The government of Myanmar (Burma) struck a peace deal with the insurgent Mong Tai Army, with 12,000 to 15,000 troops. Since 1989 more than 12 ethnic-based rebel armies have now reached agreement with Yangon (Rangoon). But rebel Karens fought on, despite a cease-fire in May 1995.

China harassed shipping in the South China Sea, made a grab for Mischief Reef in the Spratlys and declared an oil deal between Vietnam and Conoco "illegal, null and void." It embarked on large amphibious exercises before elections in Taiwan, prompting increased U.S. activity in the area.

North Korea's economic woes deepened but its hostility did not weaken.

The oddest episode of the year on the divided peninsula was the discovery in September of 11 bodies near a grounded North Korean minisubmarine on the South Korean coast. This attempted infiltration of North Korean agents eventually cost the lives of 24 North Koreans, nine South Korean soldiers and four civilians.

India's rivalry with Pakistan broke out into artillery duels in February. Ex-CIA Director John M. Deutch warned the "potential for conflict is high."

Fighting broke out again in Jammu-Kashmir in April when police raided a suspected rebel hide-out. Elections forced on the province caused more violence, spilling over into Delhi. In September heavy fire erupted between Indian and Pakistani forces in the Siachen Glacier region. Indian forces also crossed into Bhutan and attacked a base for guerillas who have waged a secessionist campaign in the neighboring state of Assam since 1979. Separatist rebels in the northeastern state of Manipur ambushed a police convoy in April.

Bangladesh added Buddhist Chakma rebels suspected of extortion to its problems in the Chittagong Hills area with Shanti Bahini rebels. Maoist-inspired insurgency in Nepal claimed more than 60 lives.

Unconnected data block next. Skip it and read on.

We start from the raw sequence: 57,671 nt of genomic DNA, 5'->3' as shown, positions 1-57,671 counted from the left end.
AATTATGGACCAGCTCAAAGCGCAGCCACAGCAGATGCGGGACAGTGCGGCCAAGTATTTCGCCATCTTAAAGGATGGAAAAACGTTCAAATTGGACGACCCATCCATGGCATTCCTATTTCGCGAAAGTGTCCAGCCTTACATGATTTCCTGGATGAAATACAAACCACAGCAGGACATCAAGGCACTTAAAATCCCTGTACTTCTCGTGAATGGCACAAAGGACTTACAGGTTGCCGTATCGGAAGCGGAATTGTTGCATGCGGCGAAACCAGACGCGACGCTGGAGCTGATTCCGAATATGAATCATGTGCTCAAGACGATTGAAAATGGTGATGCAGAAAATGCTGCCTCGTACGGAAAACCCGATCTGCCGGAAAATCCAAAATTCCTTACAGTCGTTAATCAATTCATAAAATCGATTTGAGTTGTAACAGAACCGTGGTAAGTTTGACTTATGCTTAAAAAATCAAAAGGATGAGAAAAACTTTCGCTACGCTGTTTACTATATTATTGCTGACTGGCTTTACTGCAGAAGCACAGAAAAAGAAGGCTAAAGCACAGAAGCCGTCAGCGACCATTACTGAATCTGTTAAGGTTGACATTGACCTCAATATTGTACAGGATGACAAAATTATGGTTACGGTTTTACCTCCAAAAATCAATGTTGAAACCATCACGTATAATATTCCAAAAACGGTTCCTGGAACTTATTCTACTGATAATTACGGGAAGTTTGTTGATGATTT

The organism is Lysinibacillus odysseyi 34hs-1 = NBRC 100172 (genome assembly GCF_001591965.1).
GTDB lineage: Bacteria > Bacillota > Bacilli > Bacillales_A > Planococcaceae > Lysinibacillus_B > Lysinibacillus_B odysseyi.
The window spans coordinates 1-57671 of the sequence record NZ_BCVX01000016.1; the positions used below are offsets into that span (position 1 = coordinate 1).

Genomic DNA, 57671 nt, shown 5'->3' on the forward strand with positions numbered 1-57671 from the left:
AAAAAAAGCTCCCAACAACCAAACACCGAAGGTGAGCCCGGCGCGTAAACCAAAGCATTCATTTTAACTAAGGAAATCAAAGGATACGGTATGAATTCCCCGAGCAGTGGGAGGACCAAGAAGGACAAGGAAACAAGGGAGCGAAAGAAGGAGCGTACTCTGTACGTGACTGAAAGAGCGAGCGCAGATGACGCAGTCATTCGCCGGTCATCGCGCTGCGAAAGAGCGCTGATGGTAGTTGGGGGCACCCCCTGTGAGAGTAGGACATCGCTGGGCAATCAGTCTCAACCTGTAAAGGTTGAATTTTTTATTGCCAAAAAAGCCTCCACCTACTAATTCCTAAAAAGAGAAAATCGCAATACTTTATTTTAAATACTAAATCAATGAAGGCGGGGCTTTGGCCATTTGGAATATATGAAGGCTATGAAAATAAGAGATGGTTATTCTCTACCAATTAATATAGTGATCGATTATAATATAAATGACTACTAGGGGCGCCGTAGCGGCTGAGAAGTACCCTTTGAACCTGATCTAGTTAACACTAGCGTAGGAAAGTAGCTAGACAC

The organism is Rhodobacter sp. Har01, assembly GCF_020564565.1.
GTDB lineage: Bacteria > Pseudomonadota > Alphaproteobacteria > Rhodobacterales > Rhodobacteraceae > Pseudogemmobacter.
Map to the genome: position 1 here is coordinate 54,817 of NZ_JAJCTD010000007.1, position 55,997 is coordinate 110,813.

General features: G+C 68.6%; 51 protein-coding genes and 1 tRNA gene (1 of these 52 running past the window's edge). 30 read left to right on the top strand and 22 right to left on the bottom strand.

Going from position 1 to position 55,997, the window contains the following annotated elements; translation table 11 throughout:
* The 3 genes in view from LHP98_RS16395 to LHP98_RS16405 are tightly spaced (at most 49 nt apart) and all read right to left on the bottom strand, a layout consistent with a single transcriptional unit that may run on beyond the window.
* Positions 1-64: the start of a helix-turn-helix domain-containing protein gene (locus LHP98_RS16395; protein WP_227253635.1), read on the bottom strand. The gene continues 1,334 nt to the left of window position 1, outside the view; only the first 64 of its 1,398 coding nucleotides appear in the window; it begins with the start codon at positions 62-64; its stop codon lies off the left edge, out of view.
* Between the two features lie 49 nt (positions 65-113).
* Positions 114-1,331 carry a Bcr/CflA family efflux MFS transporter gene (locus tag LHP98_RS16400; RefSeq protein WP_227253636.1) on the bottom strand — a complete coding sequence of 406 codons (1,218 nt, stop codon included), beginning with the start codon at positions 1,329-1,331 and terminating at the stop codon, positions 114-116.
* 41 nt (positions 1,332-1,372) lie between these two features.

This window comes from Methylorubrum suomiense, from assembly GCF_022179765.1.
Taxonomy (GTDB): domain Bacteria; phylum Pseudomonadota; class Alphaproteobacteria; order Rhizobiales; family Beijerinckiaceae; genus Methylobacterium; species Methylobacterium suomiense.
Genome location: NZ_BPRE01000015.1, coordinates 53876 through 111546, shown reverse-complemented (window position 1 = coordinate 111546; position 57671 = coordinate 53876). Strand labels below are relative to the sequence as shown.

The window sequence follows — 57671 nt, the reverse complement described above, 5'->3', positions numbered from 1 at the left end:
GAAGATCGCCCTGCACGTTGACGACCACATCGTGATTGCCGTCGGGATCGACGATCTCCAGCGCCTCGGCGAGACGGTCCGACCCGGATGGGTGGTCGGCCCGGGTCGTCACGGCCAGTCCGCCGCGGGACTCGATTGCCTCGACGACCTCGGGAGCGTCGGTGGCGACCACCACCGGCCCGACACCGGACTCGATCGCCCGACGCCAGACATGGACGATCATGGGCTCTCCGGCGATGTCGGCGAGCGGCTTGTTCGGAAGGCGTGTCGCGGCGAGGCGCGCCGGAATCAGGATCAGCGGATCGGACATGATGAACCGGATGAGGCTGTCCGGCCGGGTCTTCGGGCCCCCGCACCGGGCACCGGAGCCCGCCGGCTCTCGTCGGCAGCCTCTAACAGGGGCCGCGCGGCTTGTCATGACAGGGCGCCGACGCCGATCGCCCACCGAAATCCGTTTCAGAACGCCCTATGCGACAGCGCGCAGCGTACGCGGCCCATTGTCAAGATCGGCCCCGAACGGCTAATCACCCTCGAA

Trouble over Bougainville Island's separatist ambitions intensified.

Papua New Guinea forces exchanged fire with Solomon Islands police officers during an armed incursion into the Solomons and stepped up their action even further in June.

In the same month, the Philippines government reached agreement -- after 27 years of conflict -- with the Moro National Liberation Front. But a Moro splinter group and the communist New People's Army fought on. Libya offered to host talks to extend the peace deal.

Indonesia Special Forces released nine hostages held since January by the separatist Free Papua Movement. Eight rebels and two hostages were killed in the action.

Latin America also had a success story. In Guatemala, President Alvaro Arzu Irigoyen and the Guatemalan National Revolutionary Unity put an end to a 36-year civil war in which more than 100,000 have died. The agreement was sealed in Mexico City in September, with a treaty to be signed Dec. 29.

In Colombia, an almost equally long-running struggle continued. Revolutionary Armed Forces killed four police officers in May to mark the 32nd anniversary of their armed struggle against the government. National Liberation Army rebels were also active through the year.

U.S. soldiers left Haiti in January as part of a phased withdrawal. In June, five police officers were killed in a spate of violence. In December the United Nations renewed the mandate for a final six to eight months.

In Nicaragua, two rearmed contras were killed by the Army 250 miles north of Managua in June. In August, the government sent three patrol boats to waters disputed with Honduras.

Honduras disarmed vigilante groups patrolling the El Salvador border in September to combat crime.

A new rebel group emerged in Mexico in July, the People's Revolutionary Army in Guerrero state. Government officials suggested it was a cover for drug traffickers and other criminals. Talks with the Zapatista rebels broke down in August, but by October it was claimed they might participate in elections in 1997.

The United States felt the February 1995 border dispute between Peru and Ecuador was still simmering and tried to apply pressure for a settlement by setting a deadline for its withdrawal. Peru promptly bought 12 MiG-29s and ordered 14 more ground attack aircraft, Ecuador having bought Israeli Kfir fighters earlier in the year.

A U.S. spokesman said this dispute had the potential to become the western hemisphere's Cyprus.

David Guest is a correspondent for Jane's Defence Weekly, part of the Jane's Information Group in London, which also publishes "Jane's Fighting Ships" and other military books and journals.

Pub Date: 12/29/96